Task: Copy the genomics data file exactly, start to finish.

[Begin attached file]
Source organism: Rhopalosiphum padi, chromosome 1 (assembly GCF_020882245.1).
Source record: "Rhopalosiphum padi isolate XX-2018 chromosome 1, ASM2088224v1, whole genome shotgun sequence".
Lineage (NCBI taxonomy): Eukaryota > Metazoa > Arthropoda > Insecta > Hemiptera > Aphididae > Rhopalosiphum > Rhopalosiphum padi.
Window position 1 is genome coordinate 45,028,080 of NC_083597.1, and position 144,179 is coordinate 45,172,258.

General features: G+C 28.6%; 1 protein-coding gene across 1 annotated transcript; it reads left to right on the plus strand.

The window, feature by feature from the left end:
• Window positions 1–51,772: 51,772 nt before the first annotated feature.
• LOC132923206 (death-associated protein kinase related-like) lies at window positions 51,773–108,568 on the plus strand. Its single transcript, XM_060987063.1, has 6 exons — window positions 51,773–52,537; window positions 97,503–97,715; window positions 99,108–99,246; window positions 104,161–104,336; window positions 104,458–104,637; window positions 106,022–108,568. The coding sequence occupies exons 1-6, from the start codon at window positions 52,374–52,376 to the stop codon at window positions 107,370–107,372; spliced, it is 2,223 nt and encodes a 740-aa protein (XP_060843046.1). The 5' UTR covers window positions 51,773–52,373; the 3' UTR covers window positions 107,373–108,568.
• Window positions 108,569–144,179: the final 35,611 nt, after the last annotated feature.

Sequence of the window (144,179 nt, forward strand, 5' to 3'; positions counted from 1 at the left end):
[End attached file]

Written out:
Source organism: Rhopalosiphum padi, chromosome 1 (assembly GCF_020882245.1).
Source record: "Rhopalosiphum padi isolate XX-2018 chromosome 1, ASM2088224v1, whole genome shotgun sequence".
Lineage (NCBI taxonomy): Eukaryota > Metazoa > Arthropoda > Insecta > Hemiptera > Aphididae > Rhopalosiphum > Rhopalosiphum padi.
Window position 1 is genome coordinate 45,028,080 of NC_083597.1, and position 144,179 is coordinate 45,172,258.

General features: G+C 28.6%; 1 protein-coding gene across 1 annotated transcript; it reads left to right on the plus strand.

The window, feature by feature from the left end:
• Window positions 1–51,772: 51,772 nt before the first annotated feature.
• LOC132923206 (death-associated protein kinase related-like) lies at window positions 51,773–108,568 on the plus strand. Its single transcript, XM_060987063.1, has 6 exons — window positions 51,773–52,537; window positions 97,503–97,715; window positions 99,108–99,246; window positions 104,161–104,336; window positions 104,458–104,637; window positions 106,022–108,568. The coding sequence occupies exons 1-6, from the start codon at window positions 52,374–52,376 to the stop codon at window positions 107,370–107,372; spliced, it is 2,223 nt and encodes a 740-aa protein (XP_060843046.1). The 5' UTR covers window positions 51,773–52,373; the 3' UTR covers window positions 107,373–108,568.
• Window positions 108,569–144,179: the final 35,611 nt, after the last annotated feature.

Sequence of the window (144,179 nt, forward strand, 5' to 3'; positions counted from 1 at the left end):